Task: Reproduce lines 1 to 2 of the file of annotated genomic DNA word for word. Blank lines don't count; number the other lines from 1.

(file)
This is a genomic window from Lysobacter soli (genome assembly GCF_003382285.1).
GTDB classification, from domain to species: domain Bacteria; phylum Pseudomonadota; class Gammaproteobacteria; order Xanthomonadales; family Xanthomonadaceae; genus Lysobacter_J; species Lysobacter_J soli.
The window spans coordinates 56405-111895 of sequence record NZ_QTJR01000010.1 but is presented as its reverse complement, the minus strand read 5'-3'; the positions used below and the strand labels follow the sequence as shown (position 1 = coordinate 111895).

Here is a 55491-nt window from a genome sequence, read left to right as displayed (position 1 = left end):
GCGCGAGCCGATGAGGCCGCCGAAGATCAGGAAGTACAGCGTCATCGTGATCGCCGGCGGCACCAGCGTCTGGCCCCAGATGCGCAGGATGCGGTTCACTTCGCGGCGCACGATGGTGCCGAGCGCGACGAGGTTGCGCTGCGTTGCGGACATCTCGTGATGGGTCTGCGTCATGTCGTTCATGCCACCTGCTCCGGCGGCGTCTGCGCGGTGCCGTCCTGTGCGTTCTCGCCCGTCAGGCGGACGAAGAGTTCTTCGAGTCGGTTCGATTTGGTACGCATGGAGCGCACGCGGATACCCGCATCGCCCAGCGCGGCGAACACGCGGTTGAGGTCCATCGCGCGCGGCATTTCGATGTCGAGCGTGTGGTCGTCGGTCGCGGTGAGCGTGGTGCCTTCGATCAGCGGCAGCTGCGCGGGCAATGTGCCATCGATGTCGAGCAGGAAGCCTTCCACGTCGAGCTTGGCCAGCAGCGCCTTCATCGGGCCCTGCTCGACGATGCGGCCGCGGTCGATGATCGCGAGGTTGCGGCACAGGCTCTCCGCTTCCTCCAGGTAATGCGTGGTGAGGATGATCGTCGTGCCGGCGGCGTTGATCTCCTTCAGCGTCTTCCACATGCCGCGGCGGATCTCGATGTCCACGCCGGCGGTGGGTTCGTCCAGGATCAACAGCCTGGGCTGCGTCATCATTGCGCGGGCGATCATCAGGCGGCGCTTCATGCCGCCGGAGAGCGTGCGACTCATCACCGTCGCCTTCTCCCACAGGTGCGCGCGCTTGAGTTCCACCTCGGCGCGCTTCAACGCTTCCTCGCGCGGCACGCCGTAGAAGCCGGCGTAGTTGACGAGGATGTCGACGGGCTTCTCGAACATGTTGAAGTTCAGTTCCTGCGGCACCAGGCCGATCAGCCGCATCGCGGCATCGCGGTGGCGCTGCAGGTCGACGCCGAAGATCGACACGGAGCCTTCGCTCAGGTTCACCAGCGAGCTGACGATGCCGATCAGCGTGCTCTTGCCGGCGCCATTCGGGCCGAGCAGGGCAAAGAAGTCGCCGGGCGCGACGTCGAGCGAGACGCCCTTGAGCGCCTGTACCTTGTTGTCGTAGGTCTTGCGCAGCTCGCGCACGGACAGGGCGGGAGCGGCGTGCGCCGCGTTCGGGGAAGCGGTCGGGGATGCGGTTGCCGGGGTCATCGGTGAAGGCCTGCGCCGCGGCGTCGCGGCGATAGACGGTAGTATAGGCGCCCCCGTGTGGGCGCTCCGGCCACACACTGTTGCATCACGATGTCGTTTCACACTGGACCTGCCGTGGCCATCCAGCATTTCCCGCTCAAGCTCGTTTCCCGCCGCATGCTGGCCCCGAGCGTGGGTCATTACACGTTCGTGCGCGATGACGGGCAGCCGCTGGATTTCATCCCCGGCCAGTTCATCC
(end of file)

This is a genomic window from Lysobacter soli (genome assembly GCF_003382285.1).
GTDB classification, from domain to species: domain Bacteria; phylum Pseudomonadota; class Gammaproteobacteria; order Xanthomonadales; family Xanthomonadaceae; genus Lysobacter_J; species Lysobacter_J soli.